Architecture and design practice Henning Larsen won the competition to design Denmark's first Nordic Swan Ecolabel primary school. Working in collaboration with SKALA Architects, BO-HUS, ETN Arkitekter, Autens and MOE, the team's proposal aims to make the school a healthy and productive learning environment for all its students.
The Nordic Swan Ecolabel is awarded based on a variety of environmental considerations that include both sustainability factors such a low-emissions, energy consumption and waste, as well as other health factors such as ventilation, daylight, noise, and chemical exposure.
Eva Ravnborg, Project Director at Henning Larsen said that the team decided early in the creative process that the new school had to be united with the landscape.
“It is not just about the learning that takes place in the building, but the entire route to and from the school, and the way the school connects to the local community.”
The design itself looks as if pushed up from the ground with a roof that forms a hill, a lookout point, which offers a wide view of the landscape. It includes a mix of amenities such as a library, café, sports activities and a centrally located music school.
Henning Larsen aspires to express dignity and quality through a series of flexible indoor and outdoor spaces with a layout that aims to invite the local community inside, forming the setting for events throughout the day. The new school in Sundby is a school for everyone regardless of skills, mobility, strengths and weaknesses.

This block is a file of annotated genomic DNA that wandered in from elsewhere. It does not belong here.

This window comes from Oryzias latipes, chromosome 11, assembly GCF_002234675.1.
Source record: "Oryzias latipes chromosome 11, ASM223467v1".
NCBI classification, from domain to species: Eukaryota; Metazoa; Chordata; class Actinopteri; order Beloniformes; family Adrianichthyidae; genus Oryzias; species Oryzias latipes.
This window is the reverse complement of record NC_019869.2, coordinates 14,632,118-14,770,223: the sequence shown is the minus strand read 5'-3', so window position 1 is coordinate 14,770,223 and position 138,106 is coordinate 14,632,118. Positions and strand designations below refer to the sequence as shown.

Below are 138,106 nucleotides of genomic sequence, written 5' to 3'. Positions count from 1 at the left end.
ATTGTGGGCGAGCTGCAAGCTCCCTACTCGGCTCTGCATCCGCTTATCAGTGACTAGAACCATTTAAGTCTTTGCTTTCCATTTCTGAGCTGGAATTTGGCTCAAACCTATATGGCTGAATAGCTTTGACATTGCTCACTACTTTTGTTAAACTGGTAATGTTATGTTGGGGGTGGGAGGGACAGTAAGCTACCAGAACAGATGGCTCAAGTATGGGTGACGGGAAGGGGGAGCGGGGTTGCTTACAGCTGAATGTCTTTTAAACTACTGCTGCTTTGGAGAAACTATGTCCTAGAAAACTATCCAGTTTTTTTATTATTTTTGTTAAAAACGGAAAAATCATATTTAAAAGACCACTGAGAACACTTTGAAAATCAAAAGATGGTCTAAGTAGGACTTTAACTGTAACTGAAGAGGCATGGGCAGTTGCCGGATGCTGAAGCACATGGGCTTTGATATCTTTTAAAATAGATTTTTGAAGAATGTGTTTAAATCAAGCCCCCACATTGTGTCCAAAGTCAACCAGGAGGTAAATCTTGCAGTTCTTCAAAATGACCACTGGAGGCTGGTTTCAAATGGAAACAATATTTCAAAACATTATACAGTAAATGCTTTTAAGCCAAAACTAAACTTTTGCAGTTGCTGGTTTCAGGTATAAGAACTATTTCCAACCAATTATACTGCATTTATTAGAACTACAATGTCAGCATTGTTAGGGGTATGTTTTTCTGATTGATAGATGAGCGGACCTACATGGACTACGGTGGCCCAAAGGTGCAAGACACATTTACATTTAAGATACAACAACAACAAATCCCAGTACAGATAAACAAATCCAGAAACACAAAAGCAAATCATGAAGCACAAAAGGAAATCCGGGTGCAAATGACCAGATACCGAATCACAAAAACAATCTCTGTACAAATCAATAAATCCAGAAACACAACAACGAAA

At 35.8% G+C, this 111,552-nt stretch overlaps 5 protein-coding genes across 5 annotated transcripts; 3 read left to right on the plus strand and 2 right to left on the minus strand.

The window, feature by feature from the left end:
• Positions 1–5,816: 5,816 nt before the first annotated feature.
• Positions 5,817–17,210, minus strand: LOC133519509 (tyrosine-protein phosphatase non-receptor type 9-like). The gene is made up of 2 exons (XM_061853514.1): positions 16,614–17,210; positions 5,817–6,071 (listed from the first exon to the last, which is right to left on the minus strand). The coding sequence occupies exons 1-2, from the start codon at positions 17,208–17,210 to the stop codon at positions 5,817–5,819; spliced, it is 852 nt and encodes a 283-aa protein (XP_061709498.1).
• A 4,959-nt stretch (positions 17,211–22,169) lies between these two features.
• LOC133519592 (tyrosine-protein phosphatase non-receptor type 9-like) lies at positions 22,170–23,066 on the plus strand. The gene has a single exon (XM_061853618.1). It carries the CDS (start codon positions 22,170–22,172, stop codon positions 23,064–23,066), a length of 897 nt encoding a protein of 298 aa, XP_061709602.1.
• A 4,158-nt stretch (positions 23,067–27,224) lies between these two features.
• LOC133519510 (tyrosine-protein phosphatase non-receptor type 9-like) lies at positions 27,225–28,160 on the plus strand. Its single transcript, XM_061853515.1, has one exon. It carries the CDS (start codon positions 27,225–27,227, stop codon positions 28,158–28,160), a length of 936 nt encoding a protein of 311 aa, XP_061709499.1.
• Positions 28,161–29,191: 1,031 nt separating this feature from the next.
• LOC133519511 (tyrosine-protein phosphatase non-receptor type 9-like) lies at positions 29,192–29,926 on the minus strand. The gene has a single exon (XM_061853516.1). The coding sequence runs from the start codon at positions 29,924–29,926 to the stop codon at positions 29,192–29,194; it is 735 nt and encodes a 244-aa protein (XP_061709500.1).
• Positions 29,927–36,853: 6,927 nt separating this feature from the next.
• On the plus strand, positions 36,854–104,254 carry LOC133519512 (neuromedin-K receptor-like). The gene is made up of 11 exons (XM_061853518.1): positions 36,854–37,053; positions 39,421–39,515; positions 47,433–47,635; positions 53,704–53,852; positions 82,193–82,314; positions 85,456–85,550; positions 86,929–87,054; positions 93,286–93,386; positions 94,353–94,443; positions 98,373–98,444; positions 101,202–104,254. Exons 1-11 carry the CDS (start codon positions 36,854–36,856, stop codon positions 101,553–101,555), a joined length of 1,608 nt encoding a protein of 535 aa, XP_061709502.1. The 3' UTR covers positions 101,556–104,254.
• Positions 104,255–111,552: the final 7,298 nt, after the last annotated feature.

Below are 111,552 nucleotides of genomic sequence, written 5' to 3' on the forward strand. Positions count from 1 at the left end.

With a clear vision to create a school that will be able to strengthen and build a bridge between the local community, Sundby's associations, sports and cultural life as well as create space for valuable teaching and form the optimal framework for the school employees.
Henning Larsen believes that a healthy environment is essential for learning. In Denmark, each child will spend around 11,000 hours of their lifetime in school. Therefore, daylight, humidity regulation, acoustics and air quality will be carefully designed to help to create a good indoor climate where school students and teachers thrive.
When the school in Sundby opens its doors, it will have a capacity of approximately 580 children and 100 employees spread over two floors. The school's building structure is intended to have a high degree of flexibility so that functions can immediately change location and layout as needs evolve, just as a future expansion from two to three stories was envisaged in the project from the start. This ensures Sundby can stand as a modern, flexible, and sustainable lighthouse for many years to come.
“With New School in Sundby, there is a unifying urban, landscape and social ambition that over time will grow larger than the sum of the individual elements. The school will be the house of the city - a new landmark on Lolland-Falster,” said Eva Ravnborg, Henning Larsen.